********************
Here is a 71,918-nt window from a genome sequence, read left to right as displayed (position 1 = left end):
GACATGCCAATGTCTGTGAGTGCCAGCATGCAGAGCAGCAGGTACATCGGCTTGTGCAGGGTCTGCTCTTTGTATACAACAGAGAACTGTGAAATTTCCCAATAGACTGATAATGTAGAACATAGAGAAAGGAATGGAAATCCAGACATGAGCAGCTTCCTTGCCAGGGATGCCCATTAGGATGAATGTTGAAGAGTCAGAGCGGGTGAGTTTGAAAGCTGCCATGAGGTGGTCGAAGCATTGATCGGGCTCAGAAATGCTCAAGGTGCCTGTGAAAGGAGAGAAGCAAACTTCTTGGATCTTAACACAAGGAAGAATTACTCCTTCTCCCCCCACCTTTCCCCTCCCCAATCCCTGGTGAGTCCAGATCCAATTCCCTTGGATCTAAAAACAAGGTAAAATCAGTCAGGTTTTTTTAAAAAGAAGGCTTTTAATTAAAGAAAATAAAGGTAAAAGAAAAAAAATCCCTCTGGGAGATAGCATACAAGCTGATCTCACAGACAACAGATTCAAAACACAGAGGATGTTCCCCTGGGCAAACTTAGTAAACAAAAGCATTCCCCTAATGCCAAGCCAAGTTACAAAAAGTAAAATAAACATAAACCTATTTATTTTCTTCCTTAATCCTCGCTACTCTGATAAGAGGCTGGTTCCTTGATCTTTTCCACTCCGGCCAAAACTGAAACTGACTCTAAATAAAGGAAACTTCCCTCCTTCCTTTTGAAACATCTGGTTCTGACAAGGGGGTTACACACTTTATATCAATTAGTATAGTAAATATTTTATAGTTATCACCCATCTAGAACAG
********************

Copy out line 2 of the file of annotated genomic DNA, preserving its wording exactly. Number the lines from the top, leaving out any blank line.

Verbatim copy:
GACATGCCAATGTCTGTGAGTGCCAGCATGCAGAGCAGCAGGTACATCGGCTTGTGCAGGGTCTGCTCTTTGTATACAACAGAGAACTGTGAAATTTCCCAATAGACTGATAATGTAGAACATAGAGAAAGGAATGGAAATCCAGACATGAGCAGCTTCCTTGCCAGGGATGCCCATTAGGATGAATGTTGAAGAGTCAGAGCGGGTGAGTTTGAAAGCTGCCATGAGGTGGTCGAAGCATTGATCGGGCTCAGAAATGCTCAAGGTGCCTGTGAAAGGAGAGAAGCAAACTTCTTGGATCTTAACACAAGGAAGAATTACTCCTTCTCCCCCCACCTTTCCCCTCCCCAATCCCTGGTGAGTCCAGATCCAATTCCCTTGGATCTAAAAACAAGGTAAAATCAGTCAGGTTTTTTTAAAAAGAAGGCTTTTAATTAAAGAAAATAAAGGTAAAAGAAAAAAAATCCCTCTGGGAGATAGCATACAAGCTGATCTCACAGACAACAGATTCAAAACACAGAGGATGTTCCCCTGGGCAAACTTAGTAAACAAAAGCATTCCCCTAATGCCAAGCCAAGTTACAAAAAGTAAAATAAACATAAACCTATTTATTTTCTTCCTTAATCCTCGCTACTCTGATAAGAGGCTGGTTCCTTGATCTTTTCCACTCCGGCCAAAACTGAAACTGACTCTAAATAAAGGAAACTTCCCTCCTTCCTTTTGAAACATCTGGTTCTGACAAGGGGGTTACACACTTTATATCAATTAGTATAGTAAATATTTTATAGTTATCACCCATCTAGAACAG